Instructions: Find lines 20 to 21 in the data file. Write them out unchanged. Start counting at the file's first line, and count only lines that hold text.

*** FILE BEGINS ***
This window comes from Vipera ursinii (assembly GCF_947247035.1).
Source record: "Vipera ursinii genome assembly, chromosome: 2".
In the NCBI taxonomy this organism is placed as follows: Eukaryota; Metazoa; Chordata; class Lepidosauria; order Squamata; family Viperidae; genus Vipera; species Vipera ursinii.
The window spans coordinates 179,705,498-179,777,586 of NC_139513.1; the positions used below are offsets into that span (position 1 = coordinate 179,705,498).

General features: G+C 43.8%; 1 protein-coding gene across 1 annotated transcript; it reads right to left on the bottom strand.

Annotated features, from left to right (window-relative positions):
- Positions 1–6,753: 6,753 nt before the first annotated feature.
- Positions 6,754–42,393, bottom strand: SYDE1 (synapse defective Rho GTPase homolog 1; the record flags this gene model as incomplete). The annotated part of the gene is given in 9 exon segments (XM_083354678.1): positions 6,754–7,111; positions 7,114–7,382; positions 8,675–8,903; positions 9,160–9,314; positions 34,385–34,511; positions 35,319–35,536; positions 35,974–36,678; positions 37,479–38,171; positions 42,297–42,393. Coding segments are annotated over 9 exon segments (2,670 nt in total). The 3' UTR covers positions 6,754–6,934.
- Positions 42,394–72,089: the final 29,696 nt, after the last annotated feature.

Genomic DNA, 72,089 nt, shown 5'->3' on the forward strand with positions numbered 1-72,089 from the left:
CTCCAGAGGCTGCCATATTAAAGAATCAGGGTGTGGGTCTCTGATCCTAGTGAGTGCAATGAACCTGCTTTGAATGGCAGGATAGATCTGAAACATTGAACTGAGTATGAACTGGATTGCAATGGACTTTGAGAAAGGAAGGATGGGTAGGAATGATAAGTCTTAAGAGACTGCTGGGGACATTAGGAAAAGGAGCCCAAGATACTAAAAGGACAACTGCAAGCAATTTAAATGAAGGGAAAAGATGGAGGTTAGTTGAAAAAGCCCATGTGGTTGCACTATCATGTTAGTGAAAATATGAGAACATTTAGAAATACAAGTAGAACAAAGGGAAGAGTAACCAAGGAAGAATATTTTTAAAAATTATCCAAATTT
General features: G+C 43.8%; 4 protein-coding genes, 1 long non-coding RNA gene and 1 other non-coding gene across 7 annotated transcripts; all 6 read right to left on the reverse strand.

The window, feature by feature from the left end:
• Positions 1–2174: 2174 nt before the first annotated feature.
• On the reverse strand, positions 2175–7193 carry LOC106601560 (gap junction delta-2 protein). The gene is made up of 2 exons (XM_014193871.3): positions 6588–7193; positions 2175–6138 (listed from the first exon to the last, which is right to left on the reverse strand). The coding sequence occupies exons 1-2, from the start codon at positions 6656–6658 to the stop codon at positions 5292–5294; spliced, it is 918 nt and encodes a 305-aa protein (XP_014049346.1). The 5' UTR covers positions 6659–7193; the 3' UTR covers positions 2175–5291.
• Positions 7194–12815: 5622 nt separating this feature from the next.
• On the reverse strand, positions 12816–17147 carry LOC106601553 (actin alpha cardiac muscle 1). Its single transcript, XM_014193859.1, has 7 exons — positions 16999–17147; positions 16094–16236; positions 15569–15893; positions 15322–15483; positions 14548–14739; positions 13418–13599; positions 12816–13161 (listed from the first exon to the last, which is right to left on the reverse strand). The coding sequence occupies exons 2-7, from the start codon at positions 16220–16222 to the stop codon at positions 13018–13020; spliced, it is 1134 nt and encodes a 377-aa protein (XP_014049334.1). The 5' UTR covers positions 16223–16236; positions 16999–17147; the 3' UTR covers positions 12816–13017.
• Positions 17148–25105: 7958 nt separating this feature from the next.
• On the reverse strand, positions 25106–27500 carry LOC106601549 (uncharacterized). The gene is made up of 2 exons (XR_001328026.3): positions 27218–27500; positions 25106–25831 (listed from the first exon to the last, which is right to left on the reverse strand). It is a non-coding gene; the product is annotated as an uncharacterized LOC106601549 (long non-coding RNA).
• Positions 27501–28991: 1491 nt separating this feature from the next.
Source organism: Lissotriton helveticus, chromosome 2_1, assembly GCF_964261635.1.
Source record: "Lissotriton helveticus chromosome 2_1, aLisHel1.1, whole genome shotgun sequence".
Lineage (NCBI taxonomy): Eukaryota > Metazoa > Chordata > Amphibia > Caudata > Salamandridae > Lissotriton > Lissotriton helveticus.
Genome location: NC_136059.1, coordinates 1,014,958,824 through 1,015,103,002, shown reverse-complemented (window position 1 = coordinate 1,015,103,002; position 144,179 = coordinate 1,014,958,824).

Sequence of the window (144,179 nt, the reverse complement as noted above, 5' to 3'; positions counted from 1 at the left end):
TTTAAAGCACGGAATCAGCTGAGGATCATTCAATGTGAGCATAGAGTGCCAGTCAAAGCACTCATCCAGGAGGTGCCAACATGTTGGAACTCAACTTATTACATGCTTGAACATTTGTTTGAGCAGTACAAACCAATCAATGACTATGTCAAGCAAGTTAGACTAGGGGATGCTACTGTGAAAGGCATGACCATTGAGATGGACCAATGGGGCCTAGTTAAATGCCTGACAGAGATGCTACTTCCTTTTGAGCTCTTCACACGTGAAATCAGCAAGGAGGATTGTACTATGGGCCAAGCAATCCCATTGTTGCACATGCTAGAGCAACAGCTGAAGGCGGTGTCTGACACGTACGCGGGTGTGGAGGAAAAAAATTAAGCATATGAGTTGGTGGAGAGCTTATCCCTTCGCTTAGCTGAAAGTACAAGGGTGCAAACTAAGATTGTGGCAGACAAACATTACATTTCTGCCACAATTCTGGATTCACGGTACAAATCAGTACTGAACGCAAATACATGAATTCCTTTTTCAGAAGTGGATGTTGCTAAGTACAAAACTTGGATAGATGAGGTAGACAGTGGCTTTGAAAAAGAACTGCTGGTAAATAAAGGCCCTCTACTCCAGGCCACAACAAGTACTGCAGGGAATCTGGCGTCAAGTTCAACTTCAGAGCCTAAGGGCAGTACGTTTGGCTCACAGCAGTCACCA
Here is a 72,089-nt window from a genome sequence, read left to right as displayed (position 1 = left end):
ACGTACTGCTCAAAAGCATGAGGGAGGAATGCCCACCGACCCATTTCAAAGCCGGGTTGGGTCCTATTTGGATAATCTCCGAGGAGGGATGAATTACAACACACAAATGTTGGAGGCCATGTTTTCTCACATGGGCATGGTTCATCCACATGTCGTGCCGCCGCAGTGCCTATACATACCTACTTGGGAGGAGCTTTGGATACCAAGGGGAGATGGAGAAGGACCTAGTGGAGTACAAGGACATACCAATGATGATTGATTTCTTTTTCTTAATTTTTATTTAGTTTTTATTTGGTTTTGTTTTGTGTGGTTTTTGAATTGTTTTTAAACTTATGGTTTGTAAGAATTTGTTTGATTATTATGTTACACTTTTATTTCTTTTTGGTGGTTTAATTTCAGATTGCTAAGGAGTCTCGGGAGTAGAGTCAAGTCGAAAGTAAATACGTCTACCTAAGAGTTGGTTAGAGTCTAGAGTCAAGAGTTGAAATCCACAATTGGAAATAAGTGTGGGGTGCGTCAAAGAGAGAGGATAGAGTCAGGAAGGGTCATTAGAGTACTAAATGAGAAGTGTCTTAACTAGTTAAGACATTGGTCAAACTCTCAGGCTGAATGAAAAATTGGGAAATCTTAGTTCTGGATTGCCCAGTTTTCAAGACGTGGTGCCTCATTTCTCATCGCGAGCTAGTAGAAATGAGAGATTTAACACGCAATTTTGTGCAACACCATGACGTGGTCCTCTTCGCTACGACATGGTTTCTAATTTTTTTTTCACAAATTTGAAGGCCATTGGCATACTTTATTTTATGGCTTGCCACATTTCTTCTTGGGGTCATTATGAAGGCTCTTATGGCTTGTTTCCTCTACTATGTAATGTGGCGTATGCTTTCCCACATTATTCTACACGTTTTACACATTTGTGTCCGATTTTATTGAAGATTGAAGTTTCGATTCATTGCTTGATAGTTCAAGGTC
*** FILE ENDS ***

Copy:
• Positions 27501–28991: 1491 nt separating this feature from the next.
Source organism: Lissotriton helveticus, chromosome 2_1, assembly GCF_964261635.1.